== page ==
Joseph Sturge Mission School Opening and Friends' Freedmen's Relief Association Funds Request
Held at: Haverford College Quaker & Special Collections [Contact Us]370 Lancaster Ave, Haverford, PA 19041
This is a finding aid. It is a description of archival material held at the Haverford College Quaker & Special Collections. Unless otherwise noted, the materials described below are physically available in their reading room, and not digitally available through the web.
Overview and metadata sections
The Joseph Sturge Mission School, a First Day school for African Americans, was established in 1865 and was located at the corner of Locust St. and Raspberry Alley in Philadelphia, Pennsylvania. Classes were held in the Locust Street Mission Association building (918 Locust St.). In 1917, an Executive Committee, known as the Benezet House Association, was formed to educate and aid the city's poor African Americans and immigrants. The committee was made up of the Joseph Sturge Mission School, Anthony Benezet School, and Western District Colored School. A combination of a declining African American population and financial aid withdrawal from the Welfare Federation led to the disbanding of the committee. The school was demolished and sold in 1945.
The Friends' Freedmen's Relief Association, formerly called Friends' Association of Philadelphia and Its Vicinity for the Relief of Colored Freedmen, was founded in 1863 to aid and provide education to freed enslaved people, with a number of schools in Virginia and North Carolina. By the 20th century, state governments were playing a role in educating poor African Americans, and the association shifted to supporting black students, summer work camps, and scholarships. The association disbanded in 1982, with aid being placed under the J. Henry Scattergood Scholarship Fund, to be distributed by Bryn Mawr, Earlham, Guilford, and Haverford Colleges.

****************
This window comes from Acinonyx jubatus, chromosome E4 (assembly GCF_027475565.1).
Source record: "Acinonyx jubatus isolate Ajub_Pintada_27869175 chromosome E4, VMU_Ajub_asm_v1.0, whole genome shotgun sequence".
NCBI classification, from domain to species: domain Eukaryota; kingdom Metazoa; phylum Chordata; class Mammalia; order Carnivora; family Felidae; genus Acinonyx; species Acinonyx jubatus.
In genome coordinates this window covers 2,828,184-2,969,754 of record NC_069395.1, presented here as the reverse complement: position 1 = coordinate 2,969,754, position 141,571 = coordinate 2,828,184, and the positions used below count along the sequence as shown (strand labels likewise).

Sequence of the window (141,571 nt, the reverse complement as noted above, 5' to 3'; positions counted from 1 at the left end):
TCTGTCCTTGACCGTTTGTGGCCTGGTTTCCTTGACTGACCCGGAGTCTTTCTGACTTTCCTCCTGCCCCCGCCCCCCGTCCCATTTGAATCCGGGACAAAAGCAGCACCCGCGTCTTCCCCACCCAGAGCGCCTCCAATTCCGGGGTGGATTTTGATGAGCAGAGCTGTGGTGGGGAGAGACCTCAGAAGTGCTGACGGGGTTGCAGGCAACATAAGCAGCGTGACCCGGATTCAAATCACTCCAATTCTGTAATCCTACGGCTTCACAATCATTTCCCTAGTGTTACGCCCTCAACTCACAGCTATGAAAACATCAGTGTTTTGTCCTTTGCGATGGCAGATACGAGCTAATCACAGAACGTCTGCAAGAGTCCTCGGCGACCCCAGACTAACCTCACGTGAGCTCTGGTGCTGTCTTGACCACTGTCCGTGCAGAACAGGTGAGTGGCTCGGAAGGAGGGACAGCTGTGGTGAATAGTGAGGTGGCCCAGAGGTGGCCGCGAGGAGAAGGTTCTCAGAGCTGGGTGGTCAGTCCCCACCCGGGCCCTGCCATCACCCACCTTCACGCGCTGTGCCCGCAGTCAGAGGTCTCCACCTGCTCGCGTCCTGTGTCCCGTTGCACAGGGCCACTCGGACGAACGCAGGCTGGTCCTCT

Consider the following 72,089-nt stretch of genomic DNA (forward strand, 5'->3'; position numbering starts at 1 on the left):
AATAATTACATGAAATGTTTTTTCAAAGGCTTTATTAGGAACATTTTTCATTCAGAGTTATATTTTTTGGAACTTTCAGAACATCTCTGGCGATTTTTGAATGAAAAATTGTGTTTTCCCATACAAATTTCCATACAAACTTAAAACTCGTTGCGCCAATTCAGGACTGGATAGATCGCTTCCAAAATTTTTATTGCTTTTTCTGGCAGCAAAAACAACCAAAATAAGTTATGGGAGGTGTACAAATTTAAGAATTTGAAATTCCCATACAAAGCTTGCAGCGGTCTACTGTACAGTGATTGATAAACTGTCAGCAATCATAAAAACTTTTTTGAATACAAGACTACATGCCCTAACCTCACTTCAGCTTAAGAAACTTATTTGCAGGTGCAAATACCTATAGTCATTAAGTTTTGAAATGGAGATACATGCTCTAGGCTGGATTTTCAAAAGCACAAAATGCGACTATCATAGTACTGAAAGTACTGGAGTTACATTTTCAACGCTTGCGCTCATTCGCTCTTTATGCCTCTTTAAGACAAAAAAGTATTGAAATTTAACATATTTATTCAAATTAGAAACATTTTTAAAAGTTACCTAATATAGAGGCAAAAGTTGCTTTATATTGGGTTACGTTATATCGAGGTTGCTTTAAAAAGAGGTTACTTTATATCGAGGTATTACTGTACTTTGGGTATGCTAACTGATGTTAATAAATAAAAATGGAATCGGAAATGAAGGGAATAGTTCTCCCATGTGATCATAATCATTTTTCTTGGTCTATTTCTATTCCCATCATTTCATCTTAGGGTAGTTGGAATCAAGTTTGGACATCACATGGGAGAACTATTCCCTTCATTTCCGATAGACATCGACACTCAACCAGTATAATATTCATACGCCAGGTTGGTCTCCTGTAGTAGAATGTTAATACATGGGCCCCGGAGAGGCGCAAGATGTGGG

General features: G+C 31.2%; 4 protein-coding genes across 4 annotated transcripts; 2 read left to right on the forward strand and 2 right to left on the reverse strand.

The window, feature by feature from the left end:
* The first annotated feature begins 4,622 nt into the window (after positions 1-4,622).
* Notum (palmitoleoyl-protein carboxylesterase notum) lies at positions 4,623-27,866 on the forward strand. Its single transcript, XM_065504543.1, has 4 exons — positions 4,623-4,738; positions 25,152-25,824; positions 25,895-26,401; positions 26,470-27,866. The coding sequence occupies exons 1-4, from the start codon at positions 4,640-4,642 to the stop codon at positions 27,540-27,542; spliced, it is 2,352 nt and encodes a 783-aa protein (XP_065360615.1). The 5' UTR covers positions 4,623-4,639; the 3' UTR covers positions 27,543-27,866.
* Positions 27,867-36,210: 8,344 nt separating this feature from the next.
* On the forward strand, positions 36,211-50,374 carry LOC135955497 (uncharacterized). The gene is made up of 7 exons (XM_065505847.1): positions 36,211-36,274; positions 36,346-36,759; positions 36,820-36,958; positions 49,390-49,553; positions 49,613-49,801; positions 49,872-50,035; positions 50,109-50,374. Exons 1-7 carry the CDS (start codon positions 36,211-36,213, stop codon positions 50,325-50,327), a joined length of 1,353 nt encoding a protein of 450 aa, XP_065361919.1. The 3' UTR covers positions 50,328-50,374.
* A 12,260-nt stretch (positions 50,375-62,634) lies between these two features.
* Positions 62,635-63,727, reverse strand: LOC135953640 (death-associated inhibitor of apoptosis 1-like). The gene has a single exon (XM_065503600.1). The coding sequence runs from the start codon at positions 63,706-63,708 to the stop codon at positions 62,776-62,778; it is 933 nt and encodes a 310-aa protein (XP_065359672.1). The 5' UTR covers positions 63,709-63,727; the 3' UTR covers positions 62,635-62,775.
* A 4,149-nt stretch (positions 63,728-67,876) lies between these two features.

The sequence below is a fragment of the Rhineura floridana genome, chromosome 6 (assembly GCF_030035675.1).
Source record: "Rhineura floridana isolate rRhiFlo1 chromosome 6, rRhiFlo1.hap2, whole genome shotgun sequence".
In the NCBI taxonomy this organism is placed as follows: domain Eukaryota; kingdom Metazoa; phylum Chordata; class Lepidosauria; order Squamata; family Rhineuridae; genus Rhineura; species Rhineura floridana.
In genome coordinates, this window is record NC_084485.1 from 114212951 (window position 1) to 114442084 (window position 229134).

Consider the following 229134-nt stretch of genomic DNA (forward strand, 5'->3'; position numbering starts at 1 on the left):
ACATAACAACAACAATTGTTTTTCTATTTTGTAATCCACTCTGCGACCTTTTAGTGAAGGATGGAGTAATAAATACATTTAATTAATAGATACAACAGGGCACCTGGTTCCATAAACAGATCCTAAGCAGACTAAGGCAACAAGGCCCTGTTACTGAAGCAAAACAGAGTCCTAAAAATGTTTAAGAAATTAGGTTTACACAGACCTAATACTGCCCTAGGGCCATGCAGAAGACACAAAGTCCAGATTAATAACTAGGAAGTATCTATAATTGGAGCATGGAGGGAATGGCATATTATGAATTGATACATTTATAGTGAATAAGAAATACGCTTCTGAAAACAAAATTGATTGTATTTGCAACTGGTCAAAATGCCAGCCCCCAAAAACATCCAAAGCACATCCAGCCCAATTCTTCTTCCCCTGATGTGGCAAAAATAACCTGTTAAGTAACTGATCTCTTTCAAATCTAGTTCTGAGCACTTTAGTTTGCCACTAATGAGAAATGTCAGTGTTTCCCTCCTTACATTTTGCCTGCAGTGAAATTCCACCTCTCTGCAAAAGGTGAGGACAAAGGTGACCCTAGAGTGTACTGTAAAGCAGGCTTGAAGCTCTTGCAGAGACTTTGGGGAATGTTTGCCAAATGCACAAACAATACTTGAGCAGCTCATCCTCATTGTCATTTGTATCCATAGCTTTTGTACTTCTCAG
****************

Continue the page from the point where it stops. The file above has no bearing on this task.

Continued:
This collection contains a leaflet regarding the opening of Joseph Sturge's First Day School at the Friends Locust St. Mission House on January 1st, 1865. There is also a letter from the Board of the Friends' Freedmen's Relief Association requesting funding for the reopening of schools in North Carolina and Virginia, addressed to William W. Smedley in September, 1874.
This collection is arranged chronologically.
Processed by Sakina Gulamhusein, completed February 2023
- African American youth -- Education -- Pennsylvania
- Society of Friends -- War relief and reconstruction
- Quakers -- Education
- Quakers -- Charities -- History -- Sources
- Haverford College Quaker & Special Collections
- Finding Aid Author
- Sakina Gulamhusein
- Finding Aid Date
- February, 2023
- Access Restrictions
The collection is open for research use
- Use Restrictions
Standard Federal Copyright Law Applies (U.S. Title 17)